Case study methodology was used with eight social enterprises in the UK. Data were collected through: semi-structured interviews, formal organisational documents, and field visits and observations. Interviews were conducted with 26 participants who were occupational therapists, service users and social entrepreneurs/managers. The interviews were recorded, transcribed and analysed using thematic analysis.

Findings

Occupational therapists experienced job satisfaction, professional autonomy and were able to practise according to their professional philosophy. Service users valued support with: employment, routine, social relationships, and developing a sense of identity, particularly outside of a medical model definition. To a degree therefore, people using these services claimed socially inclusive benefits. Challenges with funding social enterprises, however, impacted occupational therapy delivery in some cases.

Research limitations/implications

The majority of social enterprise research is drawn from case study methodology; however, this was the most appropriate research design to gain greatest insight into a small but developing phenomenon. Further research into occupational therapy practice within social enterprises is required, particularly on the effectiveness of returning to work and social inclusion.

Social implications

Social enterprises can provide therapeutic environments to promote recovery and social inclusion which is also compatible with occupational therapy practice.

Originality/value

This is the first known national research into occupational therapy provision in social enterprises within the UK, which evidences a compatibility within occupational therapy practice within a social enterprise environment and the benefits of this.

Details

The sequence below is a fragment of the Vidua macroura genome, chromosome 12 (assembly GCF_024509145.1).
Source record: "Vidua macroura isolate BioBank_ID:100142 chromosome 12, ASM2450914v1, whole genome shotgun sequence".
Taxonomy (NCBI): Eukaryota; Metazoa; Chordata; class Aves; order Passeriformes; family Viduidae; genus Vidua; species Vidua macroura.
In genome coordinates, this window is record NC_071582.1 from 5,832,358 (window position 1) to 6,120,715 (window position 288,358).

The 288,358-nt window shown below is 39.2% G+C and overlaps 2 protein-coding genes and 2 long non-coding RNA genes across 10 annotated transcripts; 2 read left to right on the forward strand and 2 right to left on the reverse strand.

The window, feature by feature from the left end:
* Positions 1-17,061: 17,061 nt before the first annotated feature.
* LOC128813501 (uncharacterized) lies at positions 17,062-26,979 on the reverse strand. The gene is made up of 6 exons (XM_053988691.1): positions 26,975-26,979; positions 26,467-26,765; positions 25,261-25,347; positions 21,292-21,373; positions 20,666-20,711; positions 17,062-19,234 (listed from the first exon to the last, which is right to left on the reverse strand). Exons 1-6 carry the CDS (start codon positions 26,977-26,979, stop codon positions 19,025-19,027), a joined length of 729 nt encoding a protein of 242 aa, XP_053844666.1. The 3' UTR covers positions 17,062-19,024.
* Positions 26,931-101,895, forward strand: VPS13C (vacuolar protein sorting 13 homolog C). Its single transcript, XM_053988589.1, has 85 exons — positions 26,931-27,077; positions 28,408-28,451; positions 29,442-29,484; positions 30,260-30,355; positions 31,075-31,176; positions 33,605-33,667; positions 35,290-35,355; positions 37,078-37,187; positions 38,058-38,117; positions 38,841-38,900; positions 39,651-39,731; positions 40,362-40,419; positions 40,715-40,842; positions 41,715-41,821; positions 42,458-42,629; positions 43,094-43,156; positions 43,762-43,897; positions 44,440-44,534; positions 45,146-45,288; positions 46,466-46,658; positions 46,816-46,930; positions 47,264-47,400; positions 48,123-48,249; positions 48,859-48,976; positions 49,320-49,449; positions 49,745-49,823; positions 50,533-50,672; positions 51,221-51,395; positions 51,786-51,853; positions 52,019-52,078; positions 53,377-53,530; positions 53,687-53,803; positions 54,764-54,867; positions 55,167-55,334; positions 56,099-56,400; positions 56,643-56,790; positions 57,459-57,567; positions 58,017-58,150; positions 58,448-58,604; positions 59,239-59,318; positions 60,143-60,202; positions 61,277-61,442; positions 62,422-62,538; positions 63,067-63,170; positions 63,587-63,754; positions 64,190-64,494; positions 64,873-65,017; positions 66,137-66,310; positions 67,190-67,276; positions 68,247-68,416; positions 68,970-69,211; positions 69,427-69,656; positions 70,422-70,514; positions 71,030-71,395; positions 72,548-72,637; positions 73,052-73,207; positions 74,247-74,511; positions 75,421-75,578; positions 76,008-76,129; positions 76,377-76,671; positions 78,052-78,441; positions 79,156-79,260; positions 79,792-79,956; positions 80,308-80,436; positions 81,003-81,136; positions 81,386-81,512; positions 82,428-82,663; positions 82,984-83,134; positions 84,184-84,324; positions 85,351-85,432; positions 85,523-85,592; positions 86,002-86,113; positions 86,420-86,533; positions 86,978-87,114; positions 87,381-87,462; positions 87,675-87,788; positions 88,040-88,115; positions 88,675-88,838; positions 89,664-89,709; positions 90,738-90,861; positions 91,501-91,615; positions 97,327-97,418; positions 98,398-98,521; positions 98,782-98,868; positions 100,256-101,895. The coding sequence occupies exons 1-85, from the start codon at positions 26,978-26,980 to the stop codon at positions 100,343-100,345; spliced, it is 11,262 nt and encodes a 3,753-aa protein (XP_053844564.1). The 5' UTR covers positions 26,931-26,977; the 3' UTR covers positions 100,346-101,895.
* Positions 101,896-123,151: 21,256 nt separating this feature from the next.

Mental Health and Social Inclusion, vol. 21 no. 2
Type: Research Article
ISSN: 2042-8308

Keywords

Article
Publication date: 22 January 2024

Daniella G. Varela, Kelly S. Hall, Ya Wen Melissa Liang, Angelica Cerda and Laura Rodriguez

The purpose of this study was to understand perspectives of doctoral students about their compulsory online experience and aspects of their compulsory online experiences which…

Abstract

Purpose

The purpose of this study was to understand perspectives of doctoral students about their compulsory online experience and aspects of their compulsory online experiences which were strongly associated as a result of the COVID-19 pandemic, a disorienting dilemma.

Design/methodology/approach

Exploratory descriptive survey research was the approach taken. Notable descriptors and associations were interpreted based on statistical analysis complimented by respondent comments.

Findings

Respondents included students who were at various stages of completing their doctoral degree. Overall findings indicated preference for face-to-face classes, the switch to online learning was well-received, primarily as a result of perceptions of quick and supportive communication from doctoral program leadership, strong student and instructor connections, and high-quality collaborative opportunities.

Research limitations/implications